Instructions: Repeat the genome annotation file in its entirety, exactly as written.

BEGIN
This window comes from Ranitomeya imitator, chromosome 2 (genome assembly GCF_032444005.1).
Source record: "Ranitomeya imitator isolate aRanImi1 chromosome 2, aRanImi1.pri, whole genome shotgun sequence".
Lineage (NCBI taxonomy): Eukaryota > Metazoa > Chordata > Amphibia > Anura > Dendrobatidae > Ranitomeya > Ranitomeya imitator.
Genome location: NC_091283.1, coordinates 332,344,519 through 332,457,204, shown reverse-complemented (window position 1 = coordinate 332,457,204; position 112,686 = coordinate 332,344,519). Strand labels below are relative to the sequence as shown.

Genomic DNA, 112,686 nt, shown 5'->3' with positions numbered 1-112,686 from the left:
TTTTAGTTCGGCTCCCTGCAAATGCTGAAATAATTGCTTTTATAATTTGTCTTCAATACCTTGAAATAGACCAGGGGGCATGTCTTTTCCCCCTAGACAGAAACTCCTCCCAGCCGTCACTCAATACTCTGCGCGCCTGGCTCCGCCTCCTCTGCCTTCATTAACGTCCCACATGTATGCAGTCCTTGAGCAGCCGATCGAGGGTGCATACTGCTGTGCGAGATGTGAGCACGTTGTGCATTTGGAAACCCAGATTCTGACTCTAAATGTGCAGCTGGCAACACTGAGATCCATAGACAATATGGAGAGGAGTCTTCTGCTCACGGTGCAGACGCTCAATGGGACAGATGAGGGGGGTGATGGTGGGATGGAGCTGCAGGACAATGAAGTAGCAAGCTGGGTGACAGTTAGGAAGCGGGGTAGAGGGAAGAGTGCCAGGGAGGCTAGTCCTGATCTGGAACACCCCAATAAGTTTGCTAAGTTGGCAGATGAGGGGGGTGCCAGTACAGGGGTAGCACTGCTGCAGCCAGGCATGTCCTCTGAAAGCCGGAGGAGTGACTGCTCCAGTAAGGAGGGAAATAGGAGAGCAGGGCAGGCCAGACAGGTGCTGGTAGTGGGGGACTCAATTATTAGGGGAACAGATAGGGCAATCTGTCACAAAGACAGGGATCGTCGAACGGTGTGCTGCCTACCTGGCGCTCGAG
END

This window comes from Ranitomeya imitator, chromosome 2 (genome assembly GCF_032444005.1).
Source record: "Ranitomeya imitator isolate aRanImi1 chromosome 2, aRanImi1.pri, whole genome shotgun sequence".
Lineage (NCBI taxonomy): Eukaryota > Metazoa > Chordata > Amphibia > Anura > Dendrobatidae > Ranitomeya > Ranitomeya imitator.
Genome location: NC_091283.1, coordinates 332,344,519 through 332,457,204, shown reverse-complemented (window position 1 = coordinate 332,457,204; position 112,686 = coordinate 332,344,519). Strand labels below are relative to the sequence as shown.

Genomic DNA, 112,686 nt, shown 5'->3' with positions numbered 1-112,686 from the left:
TTTTAGTTCGGCTCCCTGCAAATGCTGAAATAATTGCTTTTATAATTTGTCTTCAATACCTTGAAATAGACCAGGGGGCATGTCTTTTCCCCCTAGACAGAAACTCCTCCCAGCCGTCACTCAATACTCTGCGCGCCTGGCTCCGCCTCCTCTGCCTTCATTAACGTCCCACATGTATGCAGTCCTTGAGCAGCCGATCGAGGGTGCATACTGCTGTGCGAGATGTGAGCACGTTGTGCATTTGGAAACCCAGATTCTGACTCTAAATGTGCAGCTGGCAACACTGAGATCCATAGACAATATGGAGAGGAGTCTTCTGCTCACGGTGCAGACGCTCAATGGGACAGATGAGGGGGGTGATGGTGGGATGGAGCTGCAGGACAATGAAGTAGCAAGCTGGGTGACAGTTAGGAAGCGGGGTAGAGGGAAGAGTGCCAGGGAGGCTAGTCCTGATCTGGAACACCCCAATAAGTTTGCTAAGTTGGCAGATGAGGGGGGTGCCAGTACAGGGGTAGCACTGCTGCAGCCAGGCATGTCCTCTGAAAGCCGGAGGAGTGACTGCTCCAGTAAGGAGGGAAATAGGAGAGCAGGGCAGGCCAGACAGGTGCTGGTAGTGGGGGACTCAATTATTAGGGGAACAGATAGGGCAATCTGTCACAAAGACAGGGATCGTCGAACGGTGTGCTGCCTACCTGGCGCTCGAG